Amanda Craig

Seasonal Affairs

At Hawthorn Time


Bloomsbury 288pp £16.99 order from our bookshop

Anyone anticipating bucolic bliss from Melissa Harrison’s second novel will be forewarned. Its prologue is narrated by the ghost of someone just killed in a road accident: ‘two cars, spent and ravished, violence gathered about them in the silent air. One wheel, upturned, still spins.’

How matters have come to this pass provides the trajectory of the plot, but the book’s deeper purpose is to explore the modern English countryside through the eyes of a handful of characters: the quarrelling middle-aged incomers Howard and Kitty, car-mad local boy Jamie, and Jack, a wandering labourer and poet who appears to be part John Clare and part Robert Macfarlane. Needless to say, the last is the most sympathetic and interesting character to follow as, trying to avoid the police, he moves back to the small village of Lodeshill. Living on and off the land and seeking low-paid work, such as asparagus-picking, Jack travels along old, forgotten paths and is ‘less like a modern man and more like the fugitive spirit of English rural rebellion’.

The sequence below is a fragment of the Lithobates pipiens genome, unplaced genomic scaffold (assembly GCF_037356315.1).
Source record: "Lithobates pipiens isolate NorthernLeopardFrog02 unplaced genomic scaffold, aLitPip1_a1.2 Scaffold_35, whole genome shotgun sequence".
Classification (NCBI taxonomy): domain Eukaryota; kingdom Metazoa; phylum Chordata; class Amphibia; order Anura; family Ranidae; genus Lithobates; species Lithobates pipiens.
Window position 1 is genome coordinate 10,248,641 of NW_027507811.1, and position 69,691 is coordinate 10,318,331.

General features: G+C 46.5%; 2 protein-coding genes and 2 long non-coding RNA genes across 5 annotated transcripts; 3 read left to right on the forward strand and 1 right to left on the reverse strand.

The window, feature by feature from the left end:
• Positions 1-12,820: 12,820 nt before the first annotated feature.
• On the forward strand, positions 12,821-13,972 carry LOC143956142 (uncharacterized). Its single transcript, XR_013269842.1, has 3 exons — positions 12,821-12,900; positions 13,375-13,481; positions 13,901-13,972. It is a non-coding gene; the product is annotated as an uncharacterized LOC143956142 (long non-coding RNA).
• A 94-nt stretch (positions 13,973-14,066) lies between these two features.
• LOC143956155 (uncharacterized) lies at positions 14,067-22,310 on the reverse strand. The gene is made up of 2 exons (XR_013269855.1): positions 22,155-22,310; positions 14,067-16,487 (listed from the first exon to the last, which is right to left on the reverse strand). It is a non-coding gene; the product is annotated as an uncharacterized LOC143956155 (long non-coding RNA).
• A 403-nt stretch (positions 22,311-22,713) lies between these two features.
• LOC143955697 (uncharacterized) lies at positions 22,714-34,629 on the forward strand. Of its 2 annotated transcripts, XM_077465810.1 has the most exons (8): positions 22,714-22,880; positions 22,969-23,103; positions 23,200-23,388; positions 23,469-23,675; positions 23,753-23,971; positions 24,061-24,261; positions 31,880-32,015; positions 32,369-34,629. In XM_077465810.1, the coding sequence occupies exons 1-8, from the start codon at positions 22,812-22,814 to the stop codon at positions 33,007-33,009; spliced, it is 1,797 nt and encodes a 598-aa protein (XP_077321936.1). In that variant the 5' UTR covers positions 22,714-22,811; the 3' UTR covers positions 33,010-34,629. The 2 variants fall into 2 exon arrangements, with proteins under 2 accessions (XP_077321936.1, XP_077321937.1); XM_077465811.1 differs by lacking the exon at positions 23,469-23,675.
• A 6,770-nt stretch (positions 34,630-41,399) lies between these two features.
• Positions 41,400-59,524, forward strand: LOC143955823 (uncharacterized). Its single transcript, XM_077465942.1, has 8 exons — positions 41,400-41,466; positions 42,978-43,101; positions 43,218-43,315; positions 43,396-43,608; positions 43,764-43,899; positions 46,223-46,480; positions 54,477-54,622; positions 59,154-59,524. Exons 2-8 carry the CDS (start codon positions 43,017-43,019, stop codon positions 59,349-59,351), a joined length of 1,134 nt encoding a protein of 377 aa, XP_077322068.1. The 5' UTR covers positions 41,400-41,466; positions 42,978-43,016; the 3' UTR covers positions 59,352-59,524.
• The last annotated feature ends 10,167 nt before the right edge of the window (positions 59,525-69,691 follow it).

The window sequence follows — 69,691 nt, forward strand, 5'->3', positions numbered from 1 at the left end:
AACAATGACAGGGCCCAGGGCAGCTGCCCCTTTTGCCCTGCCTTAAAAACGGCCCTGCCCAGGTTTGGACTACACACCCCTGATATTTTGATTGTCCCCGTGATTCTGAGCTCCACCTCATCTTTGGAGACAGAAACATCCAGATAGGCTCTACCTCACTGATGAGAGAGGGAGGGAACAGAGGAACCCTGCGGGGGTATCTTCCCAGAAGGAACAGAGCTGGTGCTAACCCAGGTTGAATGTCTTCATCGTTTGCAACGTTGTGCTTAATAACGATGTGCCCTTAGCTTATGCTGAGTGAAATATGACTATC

Follow Literary Review on Twitter

  • Last Tweets

    • sorry I can’t spell fluttering. I was agitated.,
    • Probably try and get an announcement out later, for all these male writers who think of fluttering inner muscle sheaths...,
    • He felt the muscles far inside her flutteriung around him,
    • Next week sees return, and we've got discounted tickets on offer, right here: ,
    • We're rarely topical - tricky as a monthly magazine - but we've an article this month all about Laurence Binyon, po… ,
    • "We will remember them" - who wrote those words, and why have them become our terms of memorial? ,
    • RT : Wow. We're over the moon with this stunning piece on My Cat Yugoslavia, 'a truly extraordinary novel.'… ,